The difficulty of reading the tales themselves has proved a persistent topic, and not just because of the prophecy that anyone who finishes the book will die – an interesting extension of Scheherazade’s deferral of her own death. The tales made the leap into the world by word of mouth: the book became a genre, a style, an image-language before it was grasped as a text. The title alone summoned a mood, an atmosphere, a sphere of the imagination, dominated by enchantments and prodigies, terrifying metamorphoses (into animals, stone, things), flagrant coincidences and cruel horrors, voluptuous pleasures and despotic injustice, with fountains, rubies, sherbet, genies swarming out of caskets like smoking chimneys. Reading the stories is hard because they disobey so many rules about character, motive, verisimilitude, plot structure; they do not fit with theories about fiction, history or psychology, and their excesses of emotion, their desultory and extreme violence, twists of fate and improbable outcomes seem to flout the order of things. This makes them exciting, alarming and compelling. Why is one young woman, with every sign of reluctance and remorse, beating two bitches every evening till the blood runs? Why have three wandering holy men lost an eye? The inventions in the tales remain utterly fantastic and have an eerie compulsion: the magnetic mountain that will draw every nail from a ship if it falls within its sphere of attraction and reduce it to splinters; the giant bird that breakfasts daily on two Bactrian camels; the frozen cities of past glorious civilisations, where everyone is turned to stone and heaped in riches; the dead queen with wide open eyes of mercury lying on a bier guarded by automata which slice off the head of anyone who tries to steal the jewels that cover her body.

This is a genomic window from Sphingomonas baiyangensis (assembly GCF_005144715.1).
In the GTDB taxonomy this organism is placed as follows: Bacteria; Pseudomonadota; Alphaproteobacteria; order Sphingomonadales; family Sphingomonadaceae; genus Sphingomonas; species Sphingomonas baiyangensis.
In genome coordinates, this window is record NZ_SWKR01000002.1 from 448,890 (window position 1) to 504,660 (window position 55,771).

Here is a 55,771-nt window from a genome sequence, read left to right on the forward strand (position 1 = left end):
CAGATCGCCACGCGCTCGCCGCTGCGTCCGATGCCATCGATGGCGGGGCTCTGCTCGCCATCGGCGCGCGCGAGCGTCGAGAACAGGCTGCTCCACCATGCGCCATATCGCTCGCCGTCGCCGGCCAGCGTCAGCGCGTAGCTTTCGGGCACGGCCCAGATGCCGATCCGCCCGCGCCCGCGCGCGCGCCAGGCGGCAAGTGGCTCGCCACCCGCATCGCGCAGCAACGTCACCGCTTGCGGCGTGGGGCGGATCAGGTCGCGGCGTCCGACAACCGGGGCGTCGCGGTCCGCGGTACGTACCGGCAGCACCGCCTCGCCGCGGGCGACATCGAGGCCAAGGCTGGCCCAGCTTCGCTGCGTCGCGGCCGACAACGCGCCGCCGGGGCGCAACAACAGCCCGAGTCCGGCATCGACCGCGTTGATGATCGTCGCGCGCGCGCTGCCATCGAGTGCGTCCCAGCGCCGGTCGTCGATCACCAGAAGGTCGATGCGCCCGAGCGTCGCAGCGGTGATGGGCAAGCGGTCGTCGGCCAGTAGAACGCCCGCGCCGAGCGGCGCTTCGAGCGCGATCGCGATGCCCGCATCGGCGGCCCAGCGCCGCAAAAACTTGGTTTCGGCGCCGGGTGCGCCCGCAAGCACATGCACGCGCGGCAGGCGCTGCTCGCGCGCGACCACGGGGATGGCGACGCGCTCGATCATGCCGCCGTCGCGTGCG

But once one starts reading, as Coleridge discovered, the way Scheherazade sets one story inside another, starting new ones before the first, or the second, has come to a conclusion, acts like metre and rhyme in poetry: your mind rushes ahead before you can put up resistance (just like the sultan). The prose is fiendishly patterned, more terza rima than heroic couplets. Although the book forms a collage of so many different materials and forms of literature, it does work itself out in the end – like a very long and complicated puzzle – as Scheherazade’s tales gradually move from the complacent misogyny of the frame story and many of the earlier tales, into a politics of love and justice that opens the cruel sultan’s eyes to a new understanding of humanity and of his responsibilities as a ruler.